SHAKESPEARE MEETS SOUTHPARK
(A Q&A session with writer/director Norman Szabo.)
photo by Jerome Favre
Q. What inspired you to make this film?
A. Most people have heard of Abelard and Heloise -- their romantic
reputation and the famous love letters -- but very few people really
know their story. I didn't know it myself until a couple years ago when
I sat down and read Abelard's 'Historia Calamitatum' -- and it totally
blew me away! In France, everyone knows
all about them. These guys are heroes. They're buried side by side,
and lovers make pilgrimages to their grave.
I think it's time the English-speaking world found out what all the
fuss is about.
Q. So this is a true story?
A. Absolutely, yes.
Scholars still argue about some of the details and the Catholic church
has done what it can to marginalize Abelard's importance -- theologically,
he was a borderline heretic -- but yes: Abelard and Heloise were living
breathing people, and their story is something that really historically
Q. The full title of the film is 'William Shakespeare's Abelard+Heloise'.
How much of Shakespeare is there in this film?
A. The film is based
on William Shakespeare's uncompleted play 'Abelard and Elois, a Tragedie'.
Some of the scenes -- the courtroom scenes; the contest at the inn; the
scene in Fulbert's house where Abelard and Heloise first meet -- were
taken almost verbatim from the Shakespeare manuscript (MS). Other parts
of the text, such as the prologue, were adapted for the film version.
Also, since the original MS was only about 60-70% complete, quite a lot
of material had to be added. And, dare I say it? one or two scenes that
I felt were too far from the 'story spine', were actually cut.
Q. Shakespeare is known to have written 37 plays. Was Abelard and Heloise his 38th?
A. Well, the MS is dated June, 1606, which means that chronologically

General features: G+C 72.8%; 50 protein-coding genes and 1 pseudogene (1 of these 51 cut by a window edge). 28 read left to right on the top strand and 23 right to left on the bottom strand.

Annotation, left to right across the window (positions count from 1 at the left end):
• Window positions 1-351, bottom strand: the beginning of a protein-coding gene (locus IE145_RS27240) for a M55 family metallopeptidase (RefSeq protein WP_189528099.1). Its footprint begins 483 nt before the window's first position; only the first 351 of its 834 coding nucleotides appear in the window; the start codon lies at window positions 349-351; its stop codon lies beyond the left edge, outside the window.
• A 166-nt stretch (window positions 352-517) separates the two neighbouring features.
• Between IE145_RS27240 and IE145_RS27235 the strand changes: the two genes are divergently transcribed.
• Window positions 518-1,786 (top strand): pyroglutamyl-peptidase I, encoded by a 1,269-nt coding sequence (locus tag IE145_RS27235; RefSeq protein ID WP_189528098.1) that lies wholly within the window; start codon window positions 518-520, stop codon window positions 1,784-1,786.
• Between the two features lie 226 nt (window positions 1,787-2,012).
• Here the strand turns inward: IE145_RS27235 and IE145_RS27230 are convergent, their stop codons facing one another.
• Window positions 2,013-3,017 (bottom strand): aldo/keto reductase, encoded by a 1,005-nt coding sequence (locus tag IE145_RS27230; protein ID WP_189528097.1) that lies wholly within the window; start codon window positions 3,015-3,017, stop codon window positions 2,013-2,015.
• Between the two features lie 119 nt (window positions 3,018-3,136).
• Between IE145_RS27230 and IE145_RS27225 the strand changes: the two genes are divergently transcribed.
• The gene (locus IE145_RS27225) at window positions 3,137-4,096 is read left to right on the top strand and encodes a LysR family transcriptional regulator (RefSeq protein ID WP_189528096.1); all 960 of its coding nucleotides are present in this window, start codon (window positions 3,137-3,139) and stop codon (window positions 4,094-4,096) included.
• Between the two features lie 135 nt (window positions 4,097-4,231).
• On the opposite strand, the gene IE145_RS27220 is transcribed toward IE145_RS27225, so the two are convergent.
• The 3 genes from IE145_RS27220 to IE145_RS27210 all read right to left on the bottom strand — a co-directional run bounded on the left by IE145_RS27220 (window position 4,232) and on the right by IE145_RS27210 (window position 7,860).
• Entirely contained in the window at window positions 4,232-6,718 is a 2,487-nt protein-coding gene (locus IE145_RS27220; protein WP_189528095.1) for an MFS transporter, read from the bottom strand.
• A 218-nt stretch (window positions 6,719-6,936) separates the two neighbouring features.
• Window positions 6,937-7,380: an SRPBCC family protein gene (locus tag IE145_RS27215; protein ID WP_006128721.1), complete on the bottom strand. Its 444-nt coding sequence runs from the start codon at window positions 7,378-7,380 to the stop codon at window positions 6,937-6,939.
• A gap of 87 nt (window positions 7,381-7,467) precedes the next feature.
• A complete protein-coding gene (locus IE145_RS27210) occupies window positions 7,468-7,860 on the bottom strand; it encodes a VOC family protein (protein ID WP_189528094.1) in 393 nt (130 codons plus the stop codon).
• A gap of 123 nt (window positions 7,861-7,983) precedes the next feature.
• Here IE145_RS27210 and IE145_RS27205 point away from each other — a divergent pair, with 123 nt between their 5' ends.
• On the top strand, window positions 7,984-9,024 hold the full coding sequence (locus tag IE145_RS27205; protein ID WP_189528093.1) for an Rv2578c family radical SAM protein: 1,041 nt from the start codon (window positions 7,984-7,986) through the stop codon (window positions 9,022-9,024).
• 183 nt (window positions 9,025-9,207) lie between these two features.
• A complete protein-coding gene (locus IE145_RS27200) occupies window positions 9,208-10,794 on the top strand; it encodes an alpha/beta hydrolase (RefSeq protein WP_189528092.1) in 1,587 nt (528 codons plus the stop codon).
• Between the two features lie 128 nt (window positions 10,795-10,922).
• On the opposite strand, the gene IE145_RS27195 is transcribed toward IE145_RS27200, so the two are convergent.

it was written just before some of his other historically-based
tragedies: Antony and Cleopatra (1606); Coriolanus (1607-8); and
Timon of Athens (1607-8). Somehow though, the incomplete first-draft
MS was lost, presumably in the summer of 1606.
Q. How did the MS come to be lost?
A. The history of the MS has been pieced together by scholars
and can be read here.
Q. When and where was the manuscript rediscovered?
A. The MS of this play was discovered in Tamshui, Taiwan in 1972 and remains in private hands.
Q. Is it genuine?
A. Yes. Most scholars now agree that the MS is authentic.
Q. Have you seen it?
A. Yes. On one occasion, the owners allowed me to see the original, but of course, when I worked
on the adaptation, I was working from a photocopy.
Q. Why did you opt for animation?
A. Shooting a period costume drama in Taiwan on a shoestring budget just wouldn't have worked!
Animation was obviously the right way to go, both technically and artistically.
Q. The style of the film has been described as 'Shakespeare meets Southpark'.
Isn't that an irreverent way to treat the Bard?
A. Sure it's irreverent
-- but what's wrong with irreverence? I think Shakespeare would have loved it!
Q. You've been very privileged in having personal access to this hitherto unknown Shakespeare play...
A. Yes, I've been incredibly lucky.
Q. ... and you've exploited that privilege to launch your own film career. Can you comment on that?
A. Well, sure the MS is a literary treasure, but it's also a play. Shakespeare wrote it
as entertainment and that's exactly how I'm using it. I don't think that's
unethical. I think my film presents his play to the world in a form that
the Bard himself would have been proud of. All I can say is: see the film
and decide for yourself.